We’re vacationing this week in southwestern Michigan along the great lake. I had big dreams of spending the week painting the water and the weather which never fail to inspire. Thing2, however, was also inspired. The absence of glowing screens combined with an abundance of immediate and extended family helped Thing2 rediscover the joy of corralling parents and grandparents into card games and rounds of Monopoly highlighted by rules he makes up as he goes along. When we finally got down to the beach, I was happy just to soak up the surroundings. I did a few quick studies and photos of things that may become paintings later. I’m starting to think, though, that the most important part of painting the landscape may be actually experiencing it — and the rest of life — while you’re in it.
This Mother’s Day Sunday, I’m going to Hubbard Hall to see Giles in The Crucible for one last time. It’s kind of a bummer watching your husband get the axe on Mother’s Day-or pressed to death in Giles’s case.
Last week Giles Corey joined us at the diner for breakfast just before the show. I could tell he was thinking about the upcoming performance because he was unusually quiet. Then the food arrived, and we all started smiling. I’m working on a theory that people in Salem, MA could’ve avoided that whole witch trial business if they had just opened a diner. People would’ve been too busy smiling to start pointing fingers.
I sat down Sunday morning to work on my alphabet book for parents. I do some rhyming and then some drawing, depending on which side of the brain decides to show up for my creative sessions.
Sunday it was the letter “I”, and there are surprisingly few useful nouns that start with I. There was infant and imp and ice cream, but enough things to make a rhyme?
Parenting duties mercifully interrupted creative time, and I hoped for inspiration later in the day.
T2 needed new shoes so we did that. T1 wanted sloppy Joe’s for dinner so we went to the store got that, and running errands took my mind off of the world and it’s woes for a while. We came home and I sat down again, scouring my dictionary and thesaurus for something funny in the letter I. I finally came up with the first two lines just as T1 announced that he was starving. I scrapped the whole thing again and got dinner going.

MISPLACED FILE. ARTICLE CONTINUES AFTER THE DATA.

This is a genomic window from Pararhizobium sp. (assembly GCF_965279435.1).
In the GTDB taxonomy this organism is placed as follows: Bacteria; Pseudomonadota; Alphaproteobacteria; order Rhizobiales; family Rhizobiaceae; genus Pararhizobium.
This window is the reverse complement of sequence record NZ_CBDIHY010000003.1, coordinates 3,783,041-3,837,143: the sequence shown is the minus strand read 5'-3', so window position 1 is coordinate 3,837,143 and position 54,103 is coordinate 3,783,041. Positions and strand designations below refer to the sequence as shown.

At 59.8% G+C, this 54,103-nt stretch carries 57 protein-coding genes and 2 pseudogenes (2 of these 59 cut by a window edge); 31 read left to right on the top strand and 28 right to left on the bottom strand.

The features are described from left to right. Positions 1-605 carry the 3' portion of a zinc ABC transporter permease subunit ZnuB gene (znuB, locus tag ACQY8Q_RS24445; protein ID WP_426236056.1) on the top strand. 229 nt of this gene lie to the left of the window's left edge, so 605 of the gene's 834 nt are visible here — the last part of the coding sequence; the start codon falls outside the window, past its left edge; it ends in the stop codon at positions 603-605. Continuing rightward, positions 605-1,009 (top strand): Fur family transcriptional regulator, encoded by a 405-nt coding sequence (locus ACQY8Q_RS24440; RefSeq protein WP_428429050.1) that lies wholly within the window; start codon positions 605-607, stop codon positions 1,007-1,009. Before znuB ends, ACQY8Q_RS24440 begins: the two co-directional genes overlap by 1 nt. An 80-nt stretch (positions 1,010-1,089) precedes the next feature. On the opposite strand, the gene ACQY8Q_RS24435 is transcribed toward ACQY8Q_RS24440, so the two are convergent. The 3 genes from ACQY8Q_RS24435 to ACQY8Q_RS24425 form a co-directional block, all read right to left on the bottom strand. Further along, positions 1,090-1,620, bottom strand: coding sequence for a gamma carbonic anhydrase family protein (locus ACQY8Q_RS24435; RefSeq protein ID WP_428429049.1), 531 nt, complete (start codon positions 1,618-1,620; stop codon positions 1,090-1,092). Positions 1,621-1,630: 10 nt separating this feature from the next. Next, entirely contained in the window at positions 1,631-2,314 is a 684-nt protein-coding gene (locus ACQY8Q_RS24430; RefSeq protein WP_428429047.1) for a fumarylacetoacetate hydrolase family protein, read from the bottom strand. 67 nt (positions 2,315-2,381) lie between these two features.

Later that night, the new stanza was born, inspired by my day. That busy Sunday reminded me of my Infatuation with my two Imps and how they inspire me each day. It was also a day when I remembered why it was so hard to write the letter I. There is no I in parent – there’s only T1 & T2, and that’s okay with me.
One of my less attractive qualities is an obsessive-compulsive need to schedule every half an hour of my day. However, as more of my waking hours have been surrendered to supporting a new release at work, extra dentist appointments for the kids, and an impending influx of guests for Christmas, I’ve begun arranging my day by the quarter hour.
Last night, as I stood at the kitchen island, my rear end facing the red hot wood stove and my iPad calendar open, seven-year-old Thing2 came to rest his chin on one of my arms as I rearranged my work day for today. I got my writing at 4 AM, email at 6, kids to the bus at seven, fitness at 7:30, dinner preparation at 8:30 so we can eat at right at 5:30 or whenever I actually sign off work.